PETER SISSONS: Yes.
TONY BENN: And you see there are a million council workers on under £5 an hour, now the chairman of the BBC gets £1,284 a day, so some public servants are properly paid and I think, I think it's time that people looked at this not in terms of dinosaurs or union...but in terms of what people want, they want security, they're very anxious, they're very worried...
PETER SISSONS: They've been organised in trade unions...
TONY BENN: Well there's seven million.
PETER SISSONS: What do you want the trade unions to do, do you want them to put arm lock on the Labour Party with the money that they provide, to cut it off or...
TONY BENN: The money that the Labour, New Labour got is from Bernie Ecclestone and what's that guy who runs the newspapers and so on, no I think the, the trade unions set up the Labour Party to represent working people, the people who create the world's wealth and, and all people want is a home, job, decent wages, good health care, dignity when they're old and care when they're sick... That's what the Labour Party's about.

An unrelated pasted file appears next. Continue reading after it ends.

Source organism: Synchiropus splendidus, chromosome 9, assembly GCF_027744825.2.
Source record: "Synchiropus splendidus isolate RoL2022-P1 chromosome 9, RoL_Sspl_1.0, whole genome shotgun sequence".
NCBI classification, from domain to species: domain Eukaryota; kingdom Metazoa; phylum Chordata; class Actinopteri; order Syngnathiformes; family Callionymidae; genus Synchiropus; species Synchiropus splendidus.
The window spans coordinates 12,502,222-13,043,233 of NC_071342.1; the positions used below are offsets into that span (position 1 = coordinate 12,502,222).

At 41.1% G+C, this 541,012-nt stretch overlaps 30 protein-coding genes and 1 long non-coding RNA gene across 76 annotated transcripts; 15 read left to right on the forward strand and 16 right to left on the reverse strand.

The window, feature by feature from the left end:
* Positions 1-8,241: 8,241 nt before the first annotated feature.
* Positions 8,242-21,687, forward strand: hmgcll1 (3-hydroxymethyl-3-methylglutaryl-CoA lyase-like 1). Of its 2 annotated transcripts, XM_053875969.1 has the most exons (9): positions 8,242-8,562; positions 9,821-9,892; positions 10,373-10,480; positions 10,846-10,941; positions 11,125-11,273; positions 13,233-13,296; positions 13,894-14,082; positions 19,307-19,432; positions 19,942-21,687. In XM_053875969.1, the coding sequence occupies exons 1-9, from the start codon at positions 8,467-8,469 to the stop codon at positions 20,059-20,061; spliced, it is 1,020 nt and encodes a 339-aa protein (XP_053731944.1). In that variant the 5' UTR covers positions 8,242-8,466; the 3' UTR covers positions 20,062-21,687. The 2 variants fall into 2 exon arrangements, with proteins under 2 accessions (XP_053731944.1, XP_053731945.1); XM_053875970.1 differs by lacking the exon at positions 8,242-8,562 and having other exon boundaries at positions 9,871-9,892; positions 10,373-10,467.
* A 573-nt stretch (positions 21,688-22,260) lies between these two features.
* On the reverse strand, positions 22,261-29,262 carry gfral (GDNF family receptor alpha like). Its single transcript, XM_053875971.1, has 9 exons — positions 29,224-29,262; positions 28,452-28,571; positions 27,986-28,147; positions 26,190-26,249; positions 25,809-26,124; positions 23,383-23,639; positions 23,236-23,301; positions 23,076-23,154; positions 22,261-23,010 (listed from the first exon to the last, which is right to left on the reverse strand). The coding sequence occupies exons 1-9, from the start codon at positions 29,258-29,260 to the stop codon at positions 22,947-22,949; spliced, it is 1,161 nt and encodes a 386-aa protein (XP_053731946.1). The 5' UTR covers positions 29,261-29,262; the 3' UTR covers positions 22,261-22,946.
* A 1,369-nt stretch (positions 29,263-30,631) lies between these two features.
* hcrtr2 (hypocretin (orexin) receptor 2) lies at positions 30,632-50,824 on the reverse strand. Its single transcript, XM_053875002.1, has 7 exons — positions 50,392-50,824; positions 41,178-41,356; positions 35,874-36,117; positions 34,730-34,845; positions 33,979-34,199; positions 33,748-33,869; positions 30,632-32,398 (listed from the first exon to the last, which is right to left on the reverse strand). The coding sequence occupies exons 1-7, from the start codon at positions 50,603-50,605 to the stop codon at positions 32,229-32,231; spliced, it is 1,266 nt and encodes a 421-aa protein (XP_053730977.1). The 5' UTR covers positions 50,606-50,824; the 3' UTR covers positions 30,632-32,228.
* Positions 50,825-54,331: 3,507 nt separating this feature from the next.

PETER SISSONS: But are you saying that the New Labour bubble has burst or that, or that it needs another kick to get it to burst from the trade unions?
TONY BENN: Well no what I'm saying is New Labour, the Prime Minister said was a new political party, he said it himself, now I'm glad he said that because I'm not a member of New Labour, I'm a member of the Labour Party, I've been there 60 years and the Labour Party is about looking after the interests of the overwhelming majority of people who can be very badly treated by big business which now runs the world. You know this as well as I do, multinational companies have far more control over what happens than all the trade unions in Britain put together.